U.S. Fulbright

Building a Boy a Bionic Arm: The Spirit of Shared, Open Sourced Technology

March 13, 2015

I am convinced we live in an ever shrinking world. Following my bachelor’s degree in Aerospace, Aeronautical and Astronautical Engineering at the University of Central Florida (UCF), my research professor, Dr. Seetha Raghavan, gave me an incredible opportunity to participate in my first international experience. Just a few weeks later I landed in Köln, Germany, for a 10-week exchange with the German Aerospace Center (DLR). As my first experience immersed in a new culture, my entire view of the world was changed. Our collaboration developed to produce cutting edge research for jet engine blade protective coatings, using X-Rays to look inside the materials while replicating the extreme environments inside the fiery engine.

After earning my master’s degree  in Engineering in Aerospace (MSAE), Aerospace, Aeronautical and Astronautical Engineering in 2014, I found myself facing a similar opportunity. Just eight weeks after my graduation and wedding, my wife and I arrived in Frankfurt for our yearlong adventure. The challenge was clear: the Fulbright Program was designed to encourage global innovation and mutual understanding. Learning these skills has proved immensely valuable for my research, but also for my personal life.

Alex Pring first tries his new bionic arm. Photo Credit: KT Crabb Photography

Alex Pring first tries his new bionic arm. Photo Credit: KT Crabb Photography

What I learned in the process is that global innovation and collaboration should continue outside normal business hours. Just days before arriving in Germany, my summer project of building a 3D printed bionic arm was completed and donated to a six-year-old boy. Before knowing the magnitude of the dream we set out on, our story went global and was featured in news media in every corner of the globe (and, more recently Robert Downey Jr. met that same six-year-old boy, Alex Pring, generating a viral video). Then, the requests began to pour in from families in the United States, Brazil, England, India, Australia….and more. As a team, we uploaded our design on the Internet so that people around the world could build their own bionic arm for less than $350 USD. Together, we have shared a very powerful dream: of engineering hope. The spirit of shared, open source technology is beginning to empower children all over the world.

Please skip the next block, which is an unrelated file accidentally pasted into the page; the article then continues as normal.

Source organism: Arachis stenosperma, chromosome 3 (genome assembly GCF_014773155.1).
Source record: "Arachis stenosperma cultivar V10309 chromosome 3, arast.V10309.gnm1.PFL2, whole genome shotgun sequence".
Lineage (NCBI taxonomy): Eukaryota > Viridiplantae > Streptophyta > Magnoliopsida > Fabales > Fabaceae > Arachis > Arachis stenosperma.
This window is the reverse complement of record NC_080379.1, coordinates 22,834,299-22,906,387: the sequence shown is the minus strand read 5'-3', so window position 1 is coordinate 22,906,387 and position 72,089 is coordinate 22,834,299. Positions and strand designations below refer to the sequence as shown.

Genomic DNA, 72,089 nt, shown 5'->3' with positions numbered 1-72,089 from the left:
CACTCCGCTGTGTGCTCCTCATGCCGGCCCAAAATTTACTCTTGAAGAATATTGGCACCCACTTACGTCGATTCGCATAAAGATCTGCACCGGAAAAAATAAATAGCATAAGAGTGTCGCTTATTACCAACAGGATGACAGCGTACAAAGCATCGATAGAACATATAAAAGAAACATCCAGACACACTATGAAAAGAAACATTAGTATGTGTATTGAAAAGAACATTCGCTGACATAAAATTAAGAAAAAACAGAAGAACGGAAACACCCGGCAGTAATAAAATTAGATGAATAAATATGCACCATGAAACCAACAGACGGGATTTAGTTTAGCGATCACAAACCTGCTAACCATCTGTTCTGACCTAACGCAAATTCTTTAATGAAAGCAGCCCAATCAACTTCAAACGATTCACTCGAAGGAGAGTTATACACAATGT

Every day on the train to and from work, I follow up with emails from around the world. Some are from research partners in the States; others include teams building arms for local children, my research teams at UCF, media and funding inquiries, and loved ones who are countless miles/kilometers away. In the laboratory, my research has never been more effective, as I embrace the benefits and challenges of global research. Our research team is developing new testing methods and experiments, to be put to use this summer at the synchrotron facility. My German colleagues have shared both their experience and their problem solving methodology with me, helping me develop in many ways. It has been a privilege to learn their history and culture, and to share in it together. For STEM students considering applying for a Fulbright grant, such an international research experience is essential for the interconnected future.

Albert and Katie Manero with Alex following a media day. Photo Credit: KT Crabb Photography

Albert and Katie Manero with Alex following a media day. Photo Credit: KT Crabb Photography

Are you considering applying to Fulbright? This is a transformational experience, one that permeates all areas of one’s life and shapes people for a future in global innovation. Finding the right affiliation takes time, so early communication with your prospective host institution is key. Your campus Fulbright Program Adviser can help guide you to a successful application. Dream big dreams.

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